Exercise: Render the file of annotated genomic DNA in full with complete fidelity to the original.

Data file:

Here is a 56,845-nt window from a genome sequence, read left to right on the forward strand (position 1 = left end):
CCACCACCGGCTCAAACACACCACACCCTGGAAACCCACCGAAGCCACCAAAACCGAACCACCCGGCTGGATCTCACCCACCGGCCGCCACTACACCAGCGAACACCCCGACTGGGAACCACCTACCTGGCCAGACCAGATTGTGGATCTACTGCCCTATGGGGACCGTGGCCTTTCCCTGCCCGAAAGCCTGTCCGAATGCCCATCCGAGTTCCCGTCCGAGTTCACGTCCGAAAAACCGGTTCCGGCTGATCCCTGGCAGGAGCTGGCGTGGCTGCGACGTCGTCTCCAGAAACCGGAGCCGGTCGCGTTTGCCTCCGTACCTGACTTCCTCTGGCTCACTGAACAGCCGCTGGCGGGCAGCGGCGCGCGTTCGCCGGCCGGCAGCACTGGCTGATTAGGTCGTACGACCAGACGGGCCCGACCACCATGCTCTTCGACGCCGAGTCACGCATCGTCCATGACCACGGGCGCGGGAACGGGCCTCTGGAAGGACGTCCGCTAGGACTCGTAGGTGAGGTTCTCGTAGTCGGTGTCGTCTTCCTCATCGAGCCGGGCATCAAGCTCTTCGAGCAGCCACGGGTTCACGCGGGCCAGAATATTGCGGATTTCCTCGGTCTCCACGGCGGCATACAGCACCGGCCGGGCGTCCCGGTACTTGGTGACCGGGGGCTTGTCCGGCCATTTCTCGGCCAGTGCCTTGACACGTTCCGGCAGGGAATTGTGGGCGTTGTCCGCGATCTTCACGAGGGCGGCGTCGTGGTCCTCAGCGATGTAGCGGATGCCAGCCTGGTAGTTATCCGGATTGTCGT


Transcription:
Here is a 56,845-nt window from a genome sequence, read left to right on the forward strand (position 1 = left end):
CCACCACCGGCTCAAACACACCACACCCTGGAAACCCACCGAAGCCACCAAAACCGAACCACCCGGCTGGATCTCACCCACCGGCCGCCACTACACCAGCGAACACCCCGACTGGGAACCACCTACCTGGCCAGACCAGATTGTGGATCTACTGCCCTATGGGGACCGTGGCCTTTCCCTGCCCGAAAGCCTGTCCGAATGCCCATCCGAGTTCCCGTCCGAGTTCACGTCCGAAAAACCGGTTCCGGCTGATCCCTGGCAGGAGCTGGCGTGGCTGCGACGTCGTCTCCAGAAACCGGAGCCGGTCGCGTTTGCCTCCGTACCTGACTTCCTCTGGCTCACTGAACAGCCGCTGGCGGGCAGCGGCGCGCGTTCGCCGGCCGGCAGCACTGGCTGATTAGGTCGTACGACCAGACGGGCCCGACCACCATGCTCTTCGACGCCGAGTCACGCATCGTCCATGACCACGGGCGCGGGAACGGGCCTCTGGAAGGACGTCCGCTAGGACTCGTAGGTGAGGTTCTCGTAGTCGGTGTCGTCTTCCTCATCGAGCCGGGCATCAAGCTCTTCGAGCAGCCACGGGTTCACGCGGGCCAGAATATTGCGGATTTCCTCGGTCTCCACGGCGGCATACAGCACCGGCCGGGCGTCCCGGTACTTGGTGACCGGGGGCTTGTCCGGCCATTTCTCGGCCAGTGCCTTGACACGTTCCGGCAGGGAATTGTGGGCGTTGTCCGCGATCTTCACGAGGGCGGCGTCGTGGTCCTCAGCGATGTAGCGGATGCCAGCCTGGTAGTTATCCGGATTGTCGT